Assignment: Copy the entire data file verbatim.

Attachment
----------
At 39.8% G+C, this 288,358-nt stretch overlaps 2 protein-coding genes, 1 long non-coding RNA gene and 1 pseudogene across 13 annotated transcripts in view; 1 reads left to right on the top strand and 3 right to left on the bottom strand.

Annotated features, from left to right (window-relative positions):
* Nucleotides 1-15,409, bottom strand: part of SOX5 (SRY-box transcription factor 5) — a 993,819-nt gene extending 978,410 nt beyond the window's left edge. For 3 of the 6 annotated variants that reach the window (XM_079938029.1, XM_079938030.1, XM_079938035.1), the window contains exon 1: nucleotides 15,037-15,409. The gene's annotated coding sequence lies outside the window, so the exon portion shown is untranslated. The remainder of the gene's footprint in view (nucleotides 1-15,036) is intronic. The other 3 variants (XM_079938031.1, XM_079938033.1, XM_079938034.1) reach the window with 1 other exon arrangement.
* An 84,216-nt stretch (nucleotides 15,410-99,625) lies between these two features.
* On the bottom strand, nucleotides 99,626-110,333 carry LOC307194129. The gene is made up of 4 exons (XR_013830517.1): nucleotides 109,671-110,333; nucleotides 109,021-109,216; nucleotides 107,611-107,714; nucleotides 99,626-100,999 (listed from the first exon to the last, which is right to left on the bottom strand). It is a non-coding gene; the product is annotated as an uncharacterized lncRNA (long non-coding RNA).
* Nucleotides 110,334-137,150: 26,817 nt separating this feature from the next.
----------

At 39.8% G+C, this 288,358-nt stretch overlaps 2 protein-coding genes, 1 long non-coding RNA gene and 1 pseudogene across 13 annotated transcripts in view; 1 reads left to right on the top strand and 3 right to left on the bottom strand.

Annotated features, from left to right (window-relative positions):
* Nucleotides 1-15,409, bottom strand: part of SOX5 (SRY-box transcription factor 5) — a 993,819-nt gene extending 978,410 nt beyond the window's left edge. For 3 of the 6 annotated variants that reach the window (XM_079938029.1, XM_079938030.1, XM_079938035.1), the window contains exon 1: nucleotides 15,037-15,409. The gene's annotated coding sequence lies outside the window, so the exon portion shown is untranslated. The remainder of the gene's footprint in view (nucleotides 1-15,036) is intronic. The other 3 variants (XM_079938031.1, XM_079938033.1, XM_079938034.1) reach the window with 1 other exon arrangement.
* An 84,216-nt stretch (nucleotides 15,410-99,625) lies between these two features.
* On the bottom strand, nucleotides 99,626-110,333 carry LOC307194129. The gene is made up of 4 exons (XR_013830517.1): nucleotides 109,671-110,333; nucleotides 109,021-109,216; nucleotides 107,611-107,714; nucleotides 99,626-100,999 (listed from the first exon to the last, which is right to left on the bottom strand). It is a non-coding gene; the product is annotated as an uncharacterized lncRNA (long non-coding RNA).
* Nucleotides 110,334-137,150: 26,817 nt separating this feature from the next.